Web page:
Beware New IRS Phone Scam
By Blake King, CPA, MAcc, CVA
“Hello, this is Agent Smith with the IRS, ID number 74930. You owe delinquent taxes and must pay immediately. Give us your bank or credit card information or we will send you to jail.”
If you get a phone call that sounds like this, hang up immediately because it’s a scam. Unfortunately, too many taxpayers learn this after they have given the caller access to their bank accounts or credit card information. The scenario outlined above topped the IRS “Dirty Dozen” list in 2016. The “Dirty Dozen” is a list published annually by the IRS that details recent tax scams and cons. The IRS recently released an updated bulletin to warn taxpayers about these types of ploys. The agency outlines several ways to distinguish between a real IRS agent and an imposter.
“We continue to say if you are surprised to be hearing from us, then you’re not hearing from us,” IRS Commissioner John Koskinen states in the bulletin. All genuine IRS communications begin with a letter to the taxpayer, so a phone call out of the blue is an immediate indication that the IRS isn’t actually involved.
Below is a list of five things the IRS will never do:
Call to demand immediate payment, or call about taxes owed without first having mailed you a physical bill.
Demand that you pay taxes without giving you the opportunity to question or appeal the amount they say you owe.
Require you to use a specific payment method for your taxes, such as a prepaid debit card.
Ask for credit or debit card numbers over the phone.
Threaten to involve local police or other law enforcement to have you arrested for not paying taxes owed.
If you do receive one of these phone calls, hang up and contact your tax professional immediately. They will be able to help you contact the IRS and confirm its authenticity. They can also verify whether you have any outstanding liability. You may also contact the IRS directly by taking one of the steps below:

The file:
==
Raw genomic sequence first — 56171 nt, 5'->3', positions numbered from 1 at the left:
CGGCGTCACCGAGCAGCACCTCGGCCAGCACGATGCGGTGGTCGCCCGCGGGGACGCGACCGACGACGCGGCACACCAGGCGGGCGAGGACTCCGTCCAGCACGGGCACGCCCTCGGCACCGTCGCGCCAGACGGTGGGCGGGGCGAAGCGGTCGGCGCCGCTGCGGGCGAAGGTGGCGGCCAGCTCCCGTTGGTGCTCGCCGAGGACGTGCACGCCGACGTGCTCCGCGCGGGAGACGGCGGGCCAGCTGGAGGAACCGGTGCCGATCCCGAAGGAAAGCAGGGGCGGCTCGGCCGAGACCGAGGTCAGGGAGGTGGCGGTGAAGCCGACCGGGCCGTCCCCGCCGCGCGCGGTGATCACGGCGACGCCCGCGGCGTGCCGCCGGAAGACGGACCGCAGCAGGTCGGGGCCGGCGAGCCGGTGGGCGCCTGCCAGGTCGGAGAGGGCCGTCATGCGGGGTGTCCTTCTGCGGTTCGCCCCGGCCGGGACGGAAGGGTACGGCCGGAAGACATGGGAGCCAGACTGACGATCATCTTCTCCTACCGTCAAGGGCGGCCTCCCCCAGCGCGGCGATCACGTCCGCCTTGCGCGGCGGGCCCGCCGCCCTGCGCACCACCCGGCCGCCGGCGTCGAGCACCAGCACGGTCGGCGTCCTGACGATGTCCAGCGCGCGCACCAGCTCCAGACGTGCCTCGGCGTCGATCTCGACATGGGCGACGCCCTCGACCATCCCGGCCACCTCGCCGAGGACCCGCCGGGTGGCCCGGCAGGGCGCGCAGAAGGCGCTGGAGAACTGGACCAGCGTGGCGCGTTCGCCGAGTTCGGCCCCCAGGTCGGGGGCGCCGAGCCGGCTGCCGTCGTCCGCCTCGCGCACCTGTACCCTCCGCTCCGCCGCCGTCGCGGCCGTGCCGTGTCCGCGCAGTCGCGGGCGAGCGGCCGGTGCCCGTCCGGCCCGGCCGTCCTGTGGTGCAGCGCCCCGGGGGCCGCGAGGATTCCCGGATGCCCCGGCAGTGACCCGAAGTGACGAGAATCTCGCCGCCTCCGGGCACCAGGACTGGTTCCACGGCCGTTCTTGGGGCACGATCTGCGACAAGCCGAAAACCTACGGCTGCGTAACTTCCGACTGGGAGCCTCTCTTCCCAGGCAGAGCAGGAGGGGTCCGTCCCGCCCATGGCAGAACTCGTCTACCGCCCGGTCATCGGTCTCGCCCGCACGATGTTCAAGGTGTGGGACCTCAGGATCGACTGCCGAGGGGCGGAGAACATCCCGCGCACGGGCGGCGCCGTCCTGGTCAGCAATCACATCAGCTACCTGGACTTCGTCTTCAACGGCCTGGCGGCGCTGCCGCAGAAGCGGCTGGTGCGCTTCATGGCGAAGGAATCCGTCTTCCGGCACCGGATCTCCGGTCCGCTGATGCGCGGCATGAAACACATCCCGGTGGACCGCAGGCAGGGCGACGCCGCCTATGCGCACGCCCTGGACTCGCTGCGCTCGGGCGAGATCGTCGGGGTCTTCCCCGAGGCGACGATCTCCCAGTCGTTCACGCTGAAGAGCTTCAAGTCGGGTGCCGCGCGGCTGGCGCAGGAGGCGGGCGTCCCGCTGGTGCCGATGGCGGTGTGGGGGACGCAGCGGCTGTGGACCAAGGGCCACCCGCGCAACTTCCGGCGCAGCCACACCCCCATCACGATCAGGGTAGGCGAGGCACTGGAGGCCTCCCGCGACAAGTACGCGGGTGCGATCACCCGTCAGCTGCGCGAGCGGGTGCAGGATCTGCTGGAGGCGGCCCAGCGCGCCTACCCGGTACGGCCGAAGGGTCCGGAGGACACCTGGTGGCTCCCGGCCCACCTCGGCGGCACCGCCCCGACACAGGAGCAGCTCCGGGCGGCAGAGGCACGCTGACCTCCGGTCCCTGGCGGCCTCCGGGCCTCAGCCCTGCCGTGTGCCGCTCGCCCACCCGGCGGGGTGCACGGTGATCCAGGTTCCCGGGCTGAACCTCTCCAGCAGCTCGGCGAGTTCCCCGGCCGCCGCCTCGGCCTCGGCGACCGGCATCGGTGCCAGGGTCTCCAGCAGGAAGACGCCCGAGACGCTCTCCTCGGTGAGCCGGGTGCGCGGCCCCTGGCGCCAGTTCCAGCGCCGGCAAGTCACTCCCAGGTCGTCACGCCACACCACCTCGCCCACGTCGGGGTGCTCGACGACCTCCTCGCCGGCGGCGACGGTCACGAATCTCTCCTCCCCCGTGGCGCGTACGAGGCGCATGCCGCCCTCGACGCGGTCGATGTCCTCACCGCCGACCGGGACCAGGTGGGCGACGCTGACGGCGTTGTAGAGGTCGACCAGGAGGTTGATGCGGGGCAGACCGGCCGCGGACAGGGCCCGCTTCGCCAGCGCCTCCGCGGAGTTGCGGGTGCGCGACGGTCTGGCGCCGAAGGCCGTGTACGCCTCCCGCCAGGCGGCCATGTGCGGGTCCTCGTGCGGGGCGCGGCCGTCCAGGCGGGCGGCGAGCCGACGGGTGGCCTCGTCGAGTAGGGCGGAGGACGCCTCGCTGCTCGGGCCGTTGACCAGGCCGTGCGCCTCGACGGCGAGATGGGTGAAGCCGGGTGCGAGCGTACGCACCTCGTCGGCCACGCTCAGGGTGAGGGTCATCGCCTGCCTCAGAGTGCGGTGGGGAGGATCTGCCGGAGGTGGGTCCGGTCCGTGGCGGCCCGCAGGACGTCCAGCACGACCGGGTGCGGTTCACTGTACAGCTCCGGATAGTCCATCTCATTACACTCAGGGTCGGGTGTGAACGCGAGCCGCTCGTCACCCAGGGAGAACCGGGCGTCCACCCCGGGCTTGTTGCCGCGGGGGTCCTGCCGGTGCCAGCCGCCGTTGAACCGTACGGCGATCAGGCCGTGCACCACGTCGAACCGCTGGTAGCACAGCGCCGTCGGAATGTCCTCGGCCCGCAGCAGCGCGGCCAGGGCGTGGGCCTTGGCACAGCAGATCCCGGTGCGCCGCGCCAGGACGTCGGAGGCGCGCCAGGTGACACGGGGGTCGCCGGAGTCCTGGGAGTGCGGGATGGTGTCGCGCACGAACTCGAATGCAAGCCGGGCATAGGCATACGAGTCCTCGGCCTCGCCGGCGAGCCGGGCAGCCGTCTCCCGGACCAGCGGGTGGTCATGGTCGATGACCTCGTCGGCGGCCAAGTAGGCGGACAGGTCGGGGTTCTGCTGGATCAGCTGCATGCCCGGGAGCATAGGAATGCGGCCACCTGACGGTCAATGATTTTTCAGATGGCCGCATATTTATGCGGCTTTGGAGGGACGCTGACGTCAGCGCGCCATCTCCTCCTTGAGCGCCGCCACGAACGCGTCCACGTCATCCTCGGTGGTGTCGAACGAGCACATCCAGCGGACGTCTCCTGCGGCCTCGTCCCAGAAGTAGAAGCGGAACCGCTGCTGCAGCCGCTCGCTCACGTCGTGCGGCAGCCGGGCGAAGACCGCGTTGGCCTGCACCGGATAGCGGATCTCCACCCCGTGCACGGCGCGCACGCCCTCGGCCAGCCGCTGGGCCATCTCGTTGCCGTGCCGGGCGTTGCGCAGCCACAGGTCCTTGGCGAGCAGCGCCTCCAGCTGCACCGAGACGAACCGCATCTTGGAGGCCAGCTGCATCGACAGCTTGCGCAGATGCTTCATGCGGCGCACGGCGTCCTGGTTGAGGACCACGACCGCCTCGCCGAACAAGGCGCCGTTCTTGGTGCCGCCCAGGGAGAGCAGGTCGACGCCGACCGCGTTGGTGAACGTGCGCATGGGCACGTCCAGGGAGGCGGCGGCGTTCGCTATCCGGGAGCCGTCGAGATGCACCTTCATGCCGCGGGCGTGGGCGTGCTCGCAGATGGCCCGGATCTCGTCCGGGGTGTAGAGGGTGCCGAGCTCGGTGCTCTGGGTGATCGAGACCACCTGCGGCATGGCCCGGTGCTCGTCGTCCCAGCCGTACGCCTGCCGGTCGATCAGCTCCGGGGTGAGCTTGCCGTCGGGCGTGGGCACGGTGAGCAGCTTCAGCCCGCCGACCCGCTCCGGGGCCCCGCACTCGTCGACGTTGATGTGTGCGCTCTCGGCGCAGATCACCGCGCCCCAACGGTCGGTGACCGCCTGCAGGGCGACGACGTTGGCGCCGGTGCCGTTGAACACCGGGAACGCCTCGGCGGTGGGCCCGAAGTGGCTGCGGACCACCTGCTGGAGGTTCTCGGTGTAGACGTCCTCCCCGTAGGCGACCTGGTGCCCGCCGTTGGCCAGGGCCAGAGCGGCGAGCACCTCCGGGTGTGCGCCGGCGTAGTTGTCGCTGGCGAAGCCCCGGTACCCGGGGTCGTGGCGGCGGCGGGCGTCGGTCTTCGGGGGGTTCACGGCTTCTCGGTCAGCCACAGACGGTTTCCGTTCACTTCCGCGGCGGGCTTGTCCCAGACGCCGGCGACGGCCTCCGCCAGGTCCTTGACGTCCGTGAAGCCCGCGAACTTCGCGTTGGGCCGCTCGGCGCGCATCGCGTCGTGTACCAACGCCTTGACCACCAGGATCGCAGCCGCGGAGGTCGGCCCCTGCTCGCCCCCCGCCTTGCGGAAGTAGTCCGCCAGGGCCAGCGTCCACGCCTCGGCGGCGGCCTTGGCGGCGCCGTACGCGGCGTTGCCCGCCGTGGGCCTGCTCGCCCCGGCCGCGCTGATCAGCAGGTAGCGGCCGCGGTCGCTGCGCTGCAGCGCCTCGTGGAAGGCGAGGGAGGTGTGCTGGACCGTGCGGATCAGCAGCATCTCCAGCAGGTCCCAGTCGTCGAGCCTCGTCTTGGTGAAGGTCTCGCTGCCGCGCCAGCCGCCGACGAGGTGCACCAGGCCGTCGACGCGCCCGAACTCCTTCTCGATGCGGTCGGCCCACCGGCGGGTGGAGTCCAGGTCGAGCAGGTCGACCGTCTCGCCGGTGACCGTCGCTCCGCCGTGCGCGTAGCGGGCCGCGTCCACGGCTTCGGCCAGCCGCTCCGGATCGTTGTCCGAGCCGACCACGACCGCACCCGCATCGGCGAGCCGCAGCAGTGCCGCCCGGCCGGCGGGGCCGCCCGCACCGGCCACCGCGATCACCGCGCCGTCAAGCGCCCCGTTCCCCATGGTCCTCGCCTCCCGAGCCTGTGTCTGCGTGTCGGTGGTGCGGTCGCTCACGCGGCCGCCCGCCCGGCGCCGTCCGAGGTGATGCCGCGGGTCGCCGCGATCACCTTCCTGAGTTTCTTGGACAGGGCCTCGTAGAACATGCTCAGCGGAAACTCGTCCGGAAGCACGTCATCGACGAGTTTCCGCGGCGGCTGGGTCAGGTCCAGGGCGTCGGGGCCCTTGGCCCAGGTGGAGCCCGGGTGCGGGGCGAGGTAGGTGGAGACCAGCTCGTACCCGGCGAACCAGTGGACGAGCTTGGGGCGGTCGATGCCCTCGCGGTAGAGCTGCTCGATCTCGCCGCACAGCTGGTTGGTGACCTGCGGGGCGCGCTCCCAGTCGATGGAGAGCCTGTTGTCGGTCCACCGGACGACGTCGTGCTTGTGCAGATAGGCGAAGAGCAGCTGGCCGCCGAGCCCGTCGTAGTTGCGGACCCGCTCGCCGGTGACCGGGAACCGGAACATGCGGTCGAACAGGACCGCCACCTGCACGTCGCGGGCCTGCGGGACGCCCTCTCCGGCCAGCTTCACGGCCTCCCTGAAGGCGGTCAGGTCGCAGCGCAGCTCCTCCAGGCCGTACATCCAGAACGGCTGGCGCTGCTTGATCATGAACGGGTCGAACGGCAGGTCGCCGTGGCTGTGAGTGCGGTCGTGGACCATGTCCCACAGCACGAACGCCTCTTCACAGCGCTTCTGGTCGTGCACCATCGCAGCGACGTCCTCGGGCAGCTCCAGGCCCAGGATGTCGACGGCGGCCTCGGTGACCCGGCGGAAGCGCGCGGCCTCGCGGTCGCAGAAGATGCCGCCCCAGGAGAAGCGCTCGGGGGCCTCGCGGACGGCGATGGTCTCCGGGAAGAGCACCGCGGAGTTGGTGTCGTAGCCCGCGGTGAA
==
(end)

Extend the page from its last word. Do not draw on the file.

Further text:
Contact TIGTA to report the suspicious call. Use their IRS Impersonation Scam Reporting site or call 800-366-4484.
Report the incident to the Federal Trade Commission by visiting FTC.gov and clicking “File a Consumer Complaint.” Include the remark “IRS telephone scam” in the notes.
If you think you might owe taxes, call the IRS directly at 800-829-1040.
Note: It’s important not to be intimidated by the scammers as they will try any tactic to separate you from your money. Various scammers have been known to target the elderly and immigrants who have a limited understanding of our tax system. Younger taxpayers and students in particular are a new target, Commissioner Koskinen says. “These scams and schemes continue to evolve nationwide, and now they’re trying to trick students.”
One of the most recent iterations of the scheme is targeting students by telling them they owe a “student tax.” These particular scammers request that students pay with a prepaid debit card or iTunes gift card. The IRS will never request any such payment method. There is no “student tax.”
Another recent tactic involves targeting human resources professionals. The HR specialist will receive an email that looks like it came from their boss, asking for personal employee information such as W-2 forms, Social Security Numbers, or home addresses. The scammer will then use the information to steal employees’ identities. Below are sample scam emails taken from an IRS bulletin:
“Kindly send me the individual 2015 W-2 (PDF) and earnings summary of all W-2 of our company staff for a quick review.”
“Can you send me the updated list of employees with full details (Name, Social Security Number, Date of Birth, Home Address, Salary).”
“I want you to send me the list of W-2 copy of employees wage and tax statement for 2015, I need them in PDF file type, you can send it as an attachment. Kindly prepare the lists and email them to me ASAP.”
No matter what the scam, the best response is to protect your personal information. If anyone purporting to be from the IRS contacts you with a request for information, investigate it before providing anything. You can never be too careful when it comes to your personal information.
— Blake King, CPA, MAcc, CVA (firstname.lastname@example.org). The author is a Partner and Director of Accounting at DoctorsManagement.